No, this isn't South Dakota's first impeachment process
This video is from SDPB's news program, South Dakota Focus.
The news is full of references this winter to the potential impeachment of South Dakota Attorney General Jason Ravnsborg.
Many reports call it an unprecedented situation – the first time the Legislature has formally considered impeaching a public official.
As it turns out, this is at least the second time the South Dakota media has proclaimed a first-ever impeachment process.
The historical record indicates the first impeachment proceedings were 105 years ago in 1917. At the time, an Argus Leader newspaper headline described it as the “First Procedure of the Kind Ever Brought in South Dakota.”
That impeachment process involved a Black Hills entrepreneur, a judge and allegations of corruption.
The entrepreneur was Frank Lockhart. He controlled a prime piece of Black Hills land where he wanted to build a power plant harnessing the waters of Rapid Creek. He filed a legal document called a plat at the local courthouse, asserting water rights with the property.
But Lockhart had competition. Another company wanted to build a power plant along the same stretch of Rapid Creek. And that rival company had an important investor: Circuit Court Judge Levi McGee.
According to Lockhart, Judge McGee used his influence to doctor Lockhart’s plat. The doctored plat made it appear McGee’s company had water rights before Lockhart.
Lockhart said the judge’s company used the forged document to raise a half-million dollars from investors on the strength of the water rights, while Lockhart was shut out.
That was according to Lockhart and a newspaper that published his story. A different newspaper friendly to Judge McGee dismissed the allegations, saying McGee had an “unsullied reputation for integrity and square dealing.”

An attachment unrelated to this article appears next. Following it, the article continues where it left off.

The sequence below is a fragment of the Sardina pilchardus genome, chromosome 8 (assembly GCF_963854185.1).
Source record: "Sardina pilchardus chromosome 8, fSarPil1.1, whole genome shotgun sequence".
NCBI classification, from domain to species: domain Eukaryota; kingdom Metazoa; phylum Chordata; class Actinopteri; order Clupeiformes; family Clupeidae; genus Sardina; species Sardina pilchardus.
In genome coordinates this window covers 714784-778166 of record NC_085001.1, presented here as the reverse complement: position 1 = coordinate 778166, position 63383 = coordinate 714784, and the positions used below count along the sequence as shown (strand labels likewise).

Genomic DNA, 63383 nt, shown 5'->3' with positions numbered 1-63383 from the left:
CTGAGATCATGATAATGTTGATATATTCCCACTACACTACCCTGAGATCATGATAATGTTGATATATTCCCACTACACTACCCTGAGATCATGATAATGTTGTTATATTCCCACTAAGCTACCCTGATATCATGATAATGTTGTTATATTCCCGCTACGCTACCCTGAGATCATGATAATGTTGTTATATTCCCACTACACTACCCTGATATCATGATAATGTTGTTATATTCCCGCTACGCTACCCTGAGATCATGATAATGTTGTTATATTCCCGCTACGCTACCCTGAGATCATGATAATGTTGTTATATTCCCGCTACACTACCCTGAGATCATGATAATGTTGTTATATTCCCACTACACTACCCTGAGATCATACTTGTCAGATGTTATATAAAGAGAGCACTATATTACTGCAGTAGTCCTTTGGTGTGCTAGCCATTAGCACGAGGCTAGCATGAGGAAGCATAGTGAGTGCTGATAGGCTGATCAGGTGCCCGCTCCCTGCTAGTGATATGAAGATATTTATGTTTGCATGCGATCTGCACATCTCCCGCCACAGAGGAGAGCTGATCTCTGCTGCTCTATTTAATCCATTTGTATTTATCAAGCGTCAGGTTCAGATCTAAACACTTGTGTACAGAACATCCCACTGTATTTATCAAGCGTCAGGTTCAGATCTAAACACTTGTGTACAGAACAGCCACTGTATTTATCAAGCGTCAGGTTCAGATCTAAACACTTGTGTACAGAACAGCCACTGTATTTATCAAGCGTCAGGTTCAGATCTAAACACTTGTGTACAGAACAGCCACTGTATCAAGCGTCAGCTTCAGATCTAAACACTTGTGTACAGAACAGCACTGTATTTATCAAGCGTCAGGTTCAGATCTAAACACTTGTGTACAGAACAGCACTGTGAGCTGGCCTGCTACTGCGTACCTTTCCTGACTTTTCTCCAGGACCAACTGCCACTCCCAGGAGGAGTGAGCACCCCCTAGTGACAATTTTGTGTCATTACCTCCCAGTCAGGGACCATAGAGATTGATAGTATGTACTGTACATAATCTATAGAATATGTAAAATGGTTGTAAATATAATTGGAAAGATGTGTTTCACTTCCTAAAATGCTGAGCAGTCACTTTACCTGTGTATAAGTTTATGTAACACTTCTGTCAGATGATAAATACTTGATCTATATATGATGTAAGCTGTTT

Lockhart wrote his allegations in a sworn statement and delivered it to the Judiciary Committee of the state House of Representatives. He asked lawmakers to impeach the judge.
Committee members produced a majority report advising against impeachment, and a minority report advocating for impeachment.
The full House of Representatives sided with the judge, voting 74-23 against impeachment.
The Lockhart-McGee controversy illustrates a little-known fact about impeachment in South Dakota: It’s not just for politicians elected to statewide office. The state constitution says officers subject to impeachment by the Legislature include the governor, other state and judicial officers, justices of the peace, and police magistrates. That latter term is an antiquated reference to a type of low-level judge.
The current impeachment inquiry focuses on Attorney General Jason Ravnsborg’s conduct following a fatal crash in 2020. Ravnsborg was driving a car that struck and killed pedestrian Joe Boever. The attorney general pleaded no-contest to a pair of misdemeanors in a criminal case stemming from the incident.
A committee of the House of Representatives is investigating the matter. The committee’s next meeting is scheduled for later this month.
The committee may eventually send a report to the full House. If the House votes to impeach Ravnsborg, that would apparently be a first in state history.
The Senate would then conduct a trial and decide whether to remove Ravnsborg from office.